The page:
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depart

[dih-pahrt]
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verb (used without object)
  1. to go away; leave: She departed from Paris today. The train departs at 10:52.
  2. to diverge or deviate (usually followed by from): The new method departs from the old in several respects.
  3. to pass away, as from life or existence; die.
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verb (used with object)
  1. to go away from; leave: to depart this life.
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noun
  1. Archaic. departure; death.
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Origin of depart

1175–1225; Middle English departen < Old French departir, equivalent to de- de- + partir to go away; see part (v.)
Related formsun·de·part·ing, adjective

Synonyms

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4. quit.

Synonym study

1. Depart, retire, retreat, withdraw imply leaving a place. Depart is a somewhat literary word for going away from a place: to depart on a journey. Retire emphasizes absenting oneself or drawing back from a place: to retire from a position in battle. Retreat implies a necessary withdrawal, especially as a result of adverse fortune in war: to retreat to secondary lines of defense. Withdraw suggests leaving some specific place or situation, usually for some definite and often unpleasant reason: to withdraw from a hopeless task.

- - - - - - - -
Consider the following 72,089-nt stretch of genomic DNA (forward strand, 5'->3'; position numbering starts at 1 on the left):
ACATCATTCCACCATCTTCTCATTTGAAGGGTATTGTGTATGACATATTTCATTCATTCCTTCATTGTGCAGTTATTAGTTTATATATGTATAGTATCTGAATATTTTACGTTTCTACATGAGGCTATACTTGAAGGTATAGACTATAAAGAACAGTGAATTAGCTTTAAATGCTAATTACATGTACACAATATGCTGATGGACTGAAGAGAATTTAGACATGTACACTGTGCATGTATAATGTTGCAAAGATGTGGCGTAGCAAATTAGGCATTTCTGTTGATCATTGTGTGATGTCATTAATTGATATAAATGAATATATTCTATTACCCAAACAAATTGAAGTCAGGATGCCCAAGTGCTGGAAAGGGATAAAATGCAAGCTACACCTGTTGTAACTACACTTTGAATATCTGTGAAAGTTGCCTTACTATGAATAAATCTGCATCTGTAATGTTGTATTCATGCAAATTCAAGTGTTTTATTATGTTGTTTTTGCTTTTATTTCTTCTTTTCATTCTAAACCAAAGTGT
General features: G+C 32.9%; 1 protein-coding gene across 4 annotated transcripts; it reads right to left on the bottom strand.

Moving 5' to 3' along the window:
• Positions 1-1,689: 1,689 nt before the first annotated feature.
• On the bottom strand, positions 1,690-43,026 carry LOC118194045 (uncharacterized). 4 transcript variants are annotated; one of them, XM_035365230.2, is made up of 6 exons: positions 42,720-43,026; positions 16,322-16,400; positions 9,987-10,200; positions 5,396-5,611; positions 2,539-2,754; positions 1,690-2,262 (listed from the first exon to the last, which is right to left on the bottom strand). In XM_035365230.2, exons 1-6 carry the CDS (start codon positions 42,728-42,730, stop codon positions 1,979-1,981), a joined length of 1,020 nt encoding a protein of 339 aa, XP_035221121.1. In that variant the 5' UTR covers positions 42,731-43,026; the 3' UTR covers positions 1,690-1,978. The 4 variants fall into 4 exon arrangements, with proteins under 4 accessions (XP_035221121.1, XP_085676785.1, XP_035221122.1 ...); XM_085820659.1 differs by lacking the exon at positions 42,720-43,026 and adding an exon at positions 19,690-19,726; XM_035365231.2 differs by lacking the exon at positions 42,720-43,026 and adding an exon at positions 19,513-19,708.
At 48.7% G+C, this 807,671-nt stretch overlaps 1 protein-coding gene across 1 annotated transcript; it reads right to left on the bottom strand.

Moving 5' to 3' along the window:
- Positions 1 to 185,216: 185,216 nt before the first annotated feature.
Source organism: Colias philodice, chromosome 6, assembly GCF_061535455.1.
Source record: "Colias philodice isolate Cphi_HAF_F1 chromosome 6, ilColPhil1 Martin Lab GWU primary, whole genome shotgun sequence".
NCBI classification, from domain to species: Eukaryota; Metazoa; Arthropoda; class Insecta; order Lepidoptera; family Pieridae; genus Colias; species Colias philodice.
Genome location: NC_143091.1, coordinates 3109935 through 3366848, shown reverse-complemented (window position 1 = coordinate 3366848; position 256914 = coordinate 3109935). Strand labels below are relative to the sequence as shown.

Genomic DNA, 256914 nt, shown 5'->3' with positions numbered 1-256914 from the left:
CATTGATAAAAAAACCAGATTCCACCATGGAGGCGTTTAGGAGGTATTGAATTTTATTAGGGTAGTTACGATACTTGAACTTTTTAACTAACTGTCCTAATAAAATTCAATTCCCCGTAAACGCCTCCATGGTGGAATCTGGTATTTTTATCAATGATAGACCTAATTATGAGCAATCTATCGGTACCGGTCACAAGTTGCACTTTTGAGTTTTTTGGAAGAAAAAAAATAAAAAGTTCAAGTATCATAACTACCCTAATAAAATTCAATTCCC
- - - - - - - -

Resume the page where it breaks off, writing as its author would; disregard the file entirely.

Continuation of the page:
Antonyms

1. arrive.
Dictionary.com Unabridged Based on the Random House Unabridged Dictionary, © Random House, Inc. 2018

Examples from the Web for departing

Contemporary Examples

Historical Examples

  • The two youths jumped with all their strength to reach the departing galley.

    The White Company

    Arthur Conan Doyle

  • The neighbor stood in the doorway, and looked after the departing couple.

    Rico and Wiseli

    Johanna Spyri

  • The flutter of the departing skirt, as he came into the room, assured him it was one of these.

  • They ask for Mademoiselle, are consternated when they learn of her departing.

  • Mr. Galloway, when he was departing, beckoned Constance into the hall.

    The Channings

    Mrs. Henry Wood


British Dictionary definitions for departing

depart

verb (mainly intr)
  1. to go away; leave
  2. to start out; set forth
  3. (usually foll by from) to deviate; differ; varyto depart from normal procedure
  4. (tr) to quit (archaic, except in the phrase depart this life)
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Word Origin

C13: from Old French departir, from de- + partir to go away, divide, from Latin partīrī to divide, distribute, from pars a part
Collins English Dictionary - Complete & Unabridged 2012 Digital Edition © William Collins Sons & Co. Ltd. 1979, 1986 © HarperCollins Publishers 1998, 2000, 2003, 2005, 2006, 2007, 2009, 2012

Word Origin and History for departing

depart

v.

mid-13c., "part from each other," from Old French departir (10c.) "to divide, distribute; separate (oneself), depart; die," from Late Latin departire "divide" (transitive), from de- "from" (see de-) + partire "to part, divide," from pars (genitive partis) "a part" (see part (n.)).

As a euphemism for "to die" (to depart this life; cf. Old French departir de cest siecle) it is attested from c.1500, as is the departed for "the dead," singly or collectively. Transitive lingers in some English usages; the wedding service was till death us depart until 1662. Related: Departed; departing.

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Online Etymology Dictionary, © 2010 Douglas Harper